At the same time, the self-appointed inquisitors have often been found wanting themselves. From preachers to journalists to politicians to news anchors to judges to each one of us – all of us, having lived, have done things we regret. Whether our regrets are dragged into the light of day and made into a media spectacle is largely a matter of happenstance. If you live in the public eye, then having the media pore over the worst moments of your life is a risk you take.

But we don’t really want to limit our politicians and public servants to those who have never done anything to have offended anyone in their lives.

Thankfully, Barack Obama has not taken this approach. If he wanted to avoid scandal and hypocritical tsk-tsk-ing, he would not have named Hillary Clinton Secretary of State with her long history. Lawrence Summers, as necessary as his brilliance may be to saving our economy, would have been eliminated because of controversial remarks he made some years ago. Eric Holder, despite his almost spotless record, would have been eliminated for that one spot – his minor role in the Marc Rich pardon. Joe Biden’s runaway mouth has led him to offend many constituencies.

Barack Obama campaigned saying he would change Washington and politics as usual. It seems his first order of business is to ignore the hypocrites of the media (and media-parasites like The New Agenda). With Hillary Clinton downplaying the incident and Obama having a history of ignoring this type of media scandal, I hope and trust that Jon Favreau’s job is safe.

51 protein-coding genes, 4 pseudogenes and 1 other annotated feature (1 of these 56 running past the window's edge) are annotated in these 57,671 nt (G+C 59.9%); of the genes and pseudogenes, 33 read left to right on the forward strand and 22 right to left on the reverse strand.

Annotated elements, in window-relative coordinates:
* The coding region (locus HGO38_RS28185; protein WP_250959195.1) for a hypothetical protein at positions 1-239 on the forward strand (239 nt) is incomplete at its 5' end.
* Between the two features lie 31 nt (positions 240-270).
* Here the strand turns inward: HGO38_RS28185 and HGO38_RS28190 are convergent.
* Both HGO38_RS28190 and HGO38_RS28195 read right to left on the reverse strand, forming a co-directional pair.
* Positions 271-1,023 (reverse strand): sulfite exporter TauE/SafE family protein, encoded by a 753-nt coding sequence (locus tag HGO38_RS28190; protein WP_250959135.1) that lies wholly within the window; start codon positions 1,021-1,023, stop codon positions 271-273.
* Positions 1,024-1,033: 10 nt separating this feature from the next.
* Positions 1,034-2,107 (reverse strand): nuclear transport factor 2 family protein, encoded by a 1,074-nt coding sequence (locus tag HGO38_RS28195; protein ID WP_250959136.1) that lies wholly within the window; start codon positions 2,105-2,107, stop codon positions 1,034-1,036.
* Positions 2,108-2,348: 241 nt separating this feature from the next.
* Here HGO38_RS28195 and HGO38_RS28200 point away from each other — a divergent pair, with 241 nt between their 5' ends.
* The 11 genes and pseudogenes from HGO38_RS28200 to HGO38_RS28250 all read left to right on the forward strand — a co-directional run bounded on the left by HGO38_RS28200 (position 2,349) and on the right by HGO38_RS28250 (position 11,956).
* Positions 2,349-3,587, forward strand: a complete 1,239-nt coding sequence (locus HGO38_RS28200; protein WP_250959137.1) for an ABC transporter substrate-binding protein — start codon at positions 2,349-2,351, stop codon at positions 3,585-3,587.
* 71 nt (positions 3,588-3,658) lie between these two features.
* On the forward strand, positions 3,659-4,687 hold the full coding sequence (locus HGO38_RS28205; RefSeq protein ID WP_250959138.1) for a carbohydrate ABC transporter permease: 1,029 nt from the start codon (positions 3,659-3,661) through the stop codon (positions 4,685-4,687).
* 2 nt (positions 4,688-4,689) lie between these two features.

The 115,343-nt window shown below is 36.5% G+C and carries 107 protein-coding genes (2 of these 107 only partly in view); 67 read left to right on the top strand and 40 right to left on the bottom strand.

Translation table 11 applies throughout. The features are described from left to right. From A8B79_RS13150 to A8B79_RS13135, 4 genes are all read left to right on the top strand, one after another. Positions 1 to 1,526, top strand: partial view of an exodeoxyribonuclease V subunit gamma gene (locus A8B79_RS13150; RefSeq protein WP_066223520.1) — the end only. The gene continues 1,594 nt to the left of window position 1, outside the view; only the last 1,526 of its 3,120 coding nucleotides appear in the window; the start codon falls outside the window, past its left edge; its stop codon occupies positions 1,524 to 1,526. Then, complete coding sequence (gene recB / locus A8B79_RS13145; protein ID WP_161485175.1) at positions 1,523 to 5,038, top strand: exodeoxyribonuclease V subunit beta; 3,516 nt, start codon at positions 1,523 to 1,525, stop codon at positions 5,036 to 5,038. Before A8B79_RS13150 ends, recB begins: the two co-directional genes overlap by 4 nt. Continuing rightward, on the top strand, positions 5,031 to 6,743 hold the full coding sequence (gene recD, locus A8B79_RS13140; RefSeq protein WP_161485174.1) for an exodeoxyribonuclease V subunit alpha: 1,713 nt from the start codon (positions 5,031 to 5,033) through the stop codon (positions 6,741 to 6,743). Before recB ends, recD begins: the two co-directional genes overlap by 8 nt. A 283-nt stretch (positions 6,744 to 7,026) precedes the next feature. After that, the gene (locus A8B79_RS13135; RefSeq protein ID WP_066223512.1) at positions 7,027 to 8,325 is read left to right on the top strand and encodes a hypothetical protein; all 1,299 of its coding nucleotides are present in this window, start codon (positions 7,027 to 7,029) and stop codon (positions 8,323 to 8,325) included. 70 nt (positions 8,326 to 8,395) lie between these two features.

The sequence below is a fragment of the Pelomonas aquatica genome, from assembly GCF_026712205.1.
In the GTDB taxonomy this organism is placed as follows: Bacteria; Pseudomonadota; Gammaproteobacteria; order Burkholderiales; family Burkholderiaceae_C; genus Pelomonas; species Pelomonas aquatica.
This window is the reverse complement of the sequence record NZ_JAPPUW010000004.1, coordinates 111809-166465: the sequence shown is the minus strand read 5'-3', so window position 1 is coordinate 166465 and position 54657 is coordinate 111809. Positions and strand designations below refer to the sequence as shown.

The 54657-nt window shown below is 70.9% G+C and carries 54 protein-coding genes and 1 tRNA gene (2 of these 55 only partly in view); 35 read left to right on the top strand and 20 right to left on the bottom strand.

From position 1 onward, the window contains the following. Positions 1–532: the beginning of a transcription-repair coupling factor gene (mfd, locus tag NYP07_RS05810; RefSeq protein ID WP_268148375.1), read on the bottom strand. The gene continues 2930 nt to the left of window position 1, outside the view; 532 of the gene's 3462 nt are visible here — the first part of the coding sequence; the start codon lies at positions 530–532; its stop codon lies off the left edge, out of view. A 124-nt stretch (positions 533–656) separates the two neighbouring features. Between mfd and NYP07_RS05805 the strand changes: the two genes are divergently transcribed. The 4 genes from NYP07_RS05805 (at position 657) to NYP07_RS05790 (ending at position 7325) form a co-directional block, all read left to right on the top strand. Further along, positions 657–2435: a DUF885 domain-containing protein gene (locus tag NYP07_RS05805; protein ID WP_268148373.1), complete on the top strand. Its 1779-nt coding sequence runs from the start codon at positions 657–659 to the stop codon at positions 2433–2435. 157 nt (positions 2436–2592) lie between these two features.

But that’s not the point. It should never have been called into question over an incident like this. If the media wants to report on some lewd scandal, they can at least do their audience the favor of avoiding the hypocritical moral posturing and just revel in the tawdriness of it. It would at least be honest.

***

By the way, The New Agenda managed to insinuate that my college inculcated “less-than-respectful attitudes toward women”:

Ironically, other famous alumni of Jon Favreau’s alma mater, the College of the Holy Cross, are Clarence Thomas and Chris Matthews, also noted for their less-than-respectful attitudes toward women.

Apparently, the writer of this piece for The New Agenda never quite understood the meaning of the word “ironically.” That’s what a second-rate education will get you – a lack of knowledge of basic English vocabulary and a deficient sense of humor.

To complain about The New Agenda’s misuse of the word, “ironically,” you can email:

Or preferably, email each address to make sure someone gets it.

(It’s harder to get in touch with Campbell Brown – but you can comment to CNN here.)